Publications / SAND Report

Dynamic Multi-Sensor Multi-Mission Optimal Planning Tool

Valicka, Christopher G.; Rowe, Stephen R.; Zou, Simon Z.; Mitchell, Scott A.; Irelan, William R.; Pollard, Eric L.; Garcia, Deanna G.; Hackebeil, Gabriel A.; Staid, Andrea S.; Rintoul, Mark D.; Watson, Jean-Paul W.; Hart, William E.; Rathinam, Sivakumar R.; Ntaimo, Lewis N.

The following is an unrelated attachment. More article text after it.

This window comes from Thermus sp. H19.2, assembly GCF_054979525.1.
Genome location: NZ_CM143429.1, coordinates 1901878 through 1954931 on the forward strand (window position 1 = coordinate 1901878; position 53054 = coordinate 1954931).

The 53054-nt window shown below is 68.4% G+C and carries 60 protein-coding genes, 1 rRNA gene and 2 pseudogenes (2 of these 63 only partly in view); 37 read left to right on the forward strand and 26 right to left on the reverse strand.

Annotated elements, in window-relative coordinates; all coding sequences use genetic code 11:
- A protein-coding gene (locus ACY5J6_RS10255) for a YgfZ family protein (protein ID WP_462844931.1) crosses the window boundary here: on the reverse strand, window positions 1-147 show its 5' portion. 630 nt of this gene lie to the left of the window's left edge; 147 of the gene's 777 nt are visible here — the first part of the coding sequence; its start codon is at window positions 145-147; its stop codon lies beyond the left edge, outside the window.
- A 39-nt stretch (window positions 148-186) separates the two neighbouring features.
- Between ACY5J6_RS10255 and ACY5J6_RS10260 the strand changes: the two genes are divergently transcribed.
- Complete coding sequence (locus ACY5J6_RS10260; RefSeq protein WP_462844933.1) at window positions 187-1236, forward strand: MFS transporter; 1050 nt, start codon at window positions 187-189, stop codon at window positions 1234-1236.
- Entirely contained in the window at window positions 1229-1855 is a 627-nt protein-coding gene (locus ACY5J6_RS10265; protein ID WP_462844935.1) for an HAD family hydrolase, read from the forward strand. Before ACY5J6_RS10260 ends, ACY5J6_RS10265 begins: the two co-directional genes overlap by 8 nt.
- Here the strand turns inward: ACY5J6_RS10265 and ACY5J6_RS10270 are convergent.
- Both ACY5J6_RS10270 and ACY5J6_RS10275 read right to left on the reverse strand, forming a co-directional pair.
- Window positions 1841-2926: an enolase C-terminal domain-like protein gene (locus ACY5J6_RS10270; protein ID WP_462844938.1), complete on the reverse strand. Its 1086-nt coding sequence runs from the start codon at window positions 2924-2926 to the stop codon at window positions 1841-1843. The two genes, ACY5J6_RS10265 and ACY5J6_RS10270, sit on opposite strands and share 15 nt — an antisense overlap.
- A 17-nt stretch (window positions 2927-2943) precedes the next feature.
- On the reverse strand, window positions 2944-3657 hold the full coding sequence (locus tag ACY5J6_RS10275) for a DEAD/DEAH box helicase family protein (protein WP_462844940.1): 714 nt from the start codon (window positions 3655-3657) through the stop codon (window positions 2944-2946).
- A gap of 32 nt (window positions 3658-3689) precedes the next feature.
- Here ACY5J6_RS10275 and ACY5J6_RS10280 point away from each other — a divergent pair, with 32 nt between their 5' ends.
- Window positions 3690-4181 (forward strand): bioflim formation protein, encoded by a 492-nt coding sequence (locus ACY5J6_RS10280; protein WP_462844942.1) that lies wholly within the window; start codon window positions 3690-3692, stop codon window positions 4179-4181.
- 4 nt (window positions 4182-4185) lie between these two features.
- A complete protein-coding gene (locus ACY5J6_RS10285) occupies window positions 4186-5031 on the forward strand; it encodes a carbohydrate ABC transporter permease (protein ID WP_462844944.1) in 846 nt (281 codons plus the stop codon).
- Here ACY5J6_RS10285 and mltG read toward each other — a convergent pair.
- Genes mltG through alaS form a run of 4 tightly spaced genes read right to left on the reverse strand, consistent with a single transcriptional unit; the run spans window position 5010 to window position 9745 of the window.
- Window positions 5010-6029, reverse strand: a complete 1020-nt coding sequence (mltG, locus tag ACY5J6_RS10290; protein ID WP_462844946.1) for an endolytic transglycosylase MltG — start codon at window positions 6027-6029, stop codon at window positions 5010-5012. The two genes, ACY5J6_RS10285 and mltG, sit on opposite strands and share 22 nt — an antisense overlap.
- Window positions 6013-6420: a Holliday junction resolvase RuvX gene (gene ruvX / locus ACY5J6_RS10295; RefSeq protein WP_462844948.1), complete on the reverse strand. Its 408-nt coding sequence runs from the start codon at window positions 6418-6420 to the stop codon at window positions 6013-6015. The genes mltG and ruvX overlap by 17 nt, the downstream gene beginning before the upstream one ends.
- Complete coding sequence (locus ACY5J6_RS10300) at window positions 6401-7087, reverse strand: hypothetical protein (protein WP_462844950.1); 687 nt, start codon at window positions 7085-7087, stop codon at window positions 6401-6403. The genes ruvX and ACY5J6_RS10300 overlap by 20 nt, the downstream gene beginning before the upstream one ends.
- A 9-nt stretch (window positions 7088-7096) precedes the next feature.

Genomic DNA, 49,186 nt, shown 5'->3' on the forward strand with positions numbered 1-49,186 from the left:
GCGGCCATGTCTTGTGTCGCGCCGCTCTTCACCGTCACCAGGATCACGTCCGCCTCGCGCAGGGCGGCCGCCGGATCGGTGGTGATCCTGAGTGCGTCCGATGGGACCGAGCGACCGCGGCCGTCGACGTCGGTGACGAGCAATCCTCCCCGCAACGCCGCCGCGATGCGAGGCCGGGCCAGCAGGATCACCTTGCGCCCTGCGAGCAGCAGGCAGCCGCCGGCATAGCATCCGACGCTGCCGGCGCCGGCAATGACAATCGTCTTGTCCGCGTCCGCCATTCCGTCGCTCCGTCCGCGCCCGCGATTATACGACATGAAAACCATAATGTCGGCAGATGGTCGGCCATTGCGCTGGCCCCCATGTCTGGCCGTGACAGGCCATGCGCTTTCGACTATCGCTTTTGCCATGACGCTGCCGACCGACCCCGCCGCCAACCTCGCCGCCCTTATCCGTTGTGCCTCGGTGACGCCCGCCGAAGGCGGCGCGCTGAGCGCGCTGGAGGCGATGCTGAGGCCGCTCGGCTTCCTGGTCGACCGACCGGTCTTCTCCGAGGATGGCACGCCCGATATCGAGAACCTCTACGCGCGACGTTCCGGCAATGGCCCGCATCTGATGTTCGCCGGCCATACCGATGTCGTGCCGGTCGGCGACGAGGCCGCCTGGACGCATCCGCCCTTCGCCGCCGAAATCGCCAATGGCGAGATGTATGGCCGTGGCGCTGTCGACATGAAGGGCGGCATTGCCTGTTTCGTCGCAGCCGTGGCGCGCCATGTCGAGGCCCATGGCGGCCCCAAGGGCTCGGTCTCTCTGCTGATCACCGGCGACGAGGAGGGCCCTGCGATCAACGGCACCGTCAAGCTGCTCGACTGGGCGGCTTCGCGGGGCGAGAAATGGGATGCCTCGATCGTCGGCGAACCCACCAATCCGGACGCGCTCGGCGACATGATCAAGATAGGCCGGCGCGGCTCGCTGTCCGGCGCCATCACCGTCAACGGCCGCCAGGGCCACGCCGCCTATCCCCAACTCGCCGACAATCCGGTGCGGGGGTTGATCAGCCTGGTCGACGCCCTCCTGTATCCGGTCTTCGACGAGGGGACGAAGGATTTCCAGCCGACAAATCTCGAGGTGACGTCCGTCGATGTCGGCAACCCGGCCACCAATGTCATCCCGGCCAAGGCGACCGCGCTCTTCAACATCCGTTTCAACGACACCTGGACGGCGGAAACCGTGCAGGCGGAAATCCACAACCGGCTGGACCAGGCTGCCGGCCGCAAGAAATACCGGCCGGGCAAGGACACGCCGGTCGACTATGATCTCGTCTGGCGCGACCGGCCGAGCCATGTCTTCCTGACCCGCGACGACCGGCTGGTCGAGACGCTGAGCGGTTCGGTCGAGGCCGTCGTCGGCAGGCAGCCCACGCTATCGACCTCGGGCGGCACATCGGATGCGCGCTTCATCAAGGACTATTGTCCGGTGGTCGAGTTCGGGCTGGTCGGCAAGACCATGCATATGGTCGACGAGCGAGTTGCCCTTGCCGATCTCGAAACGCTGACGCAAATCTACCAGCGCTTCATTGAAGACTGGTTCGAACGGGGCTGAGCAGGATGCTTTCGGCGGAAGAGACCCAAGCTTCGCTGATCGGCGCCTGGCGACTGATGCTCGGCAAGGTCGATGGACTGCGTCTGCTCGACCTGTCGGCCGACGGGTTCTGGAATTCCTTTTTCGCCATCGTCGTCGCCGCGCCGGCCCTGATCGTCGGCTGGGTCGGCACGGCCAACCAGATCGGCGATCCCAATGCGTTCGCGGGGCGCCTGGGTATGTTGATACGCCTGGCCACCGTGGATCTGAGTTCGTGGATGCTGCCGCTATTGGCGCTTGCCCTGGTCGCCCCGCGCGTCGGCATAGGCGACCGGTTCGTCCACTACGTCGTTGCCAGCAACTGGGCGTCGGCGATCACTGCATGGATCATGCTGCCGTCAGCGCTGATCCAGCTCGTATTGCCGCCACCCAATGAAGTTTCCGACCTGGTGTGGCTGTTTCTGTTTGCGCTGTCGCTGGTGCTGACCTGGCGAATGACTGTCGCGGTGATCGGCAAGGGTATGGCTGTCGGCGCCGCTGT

Remote sensing systems have firmly established a role in providing immense value to commercial industry, scientific exploration, and national security. Continued maturation of sensing technology has reduced the cost of deploying highly-capable sensors while at the same time increased reliance on the information these sensors can provide. The demand for time on these sensors is unlikely to diminish. Coordination of next-generation sensor systems, larger constellations of satellites, unmanned aerial vehicles, ground telescopes, etc. is prohibitively complex for existing heuristics- based scheduling techniques. The project was a two-year collaboration spanning multiple Sandia centers and included a partnership with Texas A&M University. We have developed algorithms and software for collection scheduling, remote sensor field-of-view pointing models, and bandwidth- constrained prioritization of sensor data. Our approach followed best practices from the operations research and computational geometry communities. These models provide several advantages over state of the art techniques. In particular, our approach is more flexible compared to heuristics that tightly couple models and solution techniques. First, our mixed-integer linear models afford a rig- orous analysis so that sensor planners can quantitatively describe a schedule relative to the best possible. Optimal or near-optimal schedules can be produced with commercial solvers in opera- tional run-times. These models can be modified and extended to incorporate different scheduling and resource constraints and objective function definitions. Further, we have extended these mod- els to proactively schedule sensors under weather and ad hoc collection uncertainty. This approach stands in contrast to existing deterministic schedulers which assume a single future weather or ad hoc collection scenario. The field-of-view pointing algorithm produces a mosaic with the fewest number of images required to fully cover a region of interest. The bandwidth-constrained al- gorithms find the highest priority information that can be transmitted. All of these are based on mixed-integer linear programs so that, in the future, collection scheduling, field-of-view, and band- width prioritization can be combined into a single problem. Experiments conducted using the de- veloped models, commercial solvers, and benchmark datasets have demonstrated that proactively scheduling against uncertainty regularly and significantly outperforms deterministic schedulers. Acknowledgement We would like to acknowledge John T. Feddema, Brian N. Post, John H. Ganter, and Swaroop Darbha for providing critical project stewardship and fruitful remote sensing utilization discus- sions. A special thanks to Mohamed S. Ebeida for his contributions to the development of the Maximal Poisson Sampling technique. We would also like to thank Kaarthik Sundar and Jianglei Qin for their significant scheduling algorithm and model development contributions to the project. The authors would like to acknowledge the Sandia LDRD program for their support of this work. Sandia National Laboratories is a multi-mission laboratory managed and operated by Sandia Cor- poration, a wholly owned subsidiary of Lockheed Martin Corporation, for the U.S. Department of Energy's National Nuclear Security Administration under contract DE-AC04-94AL85000.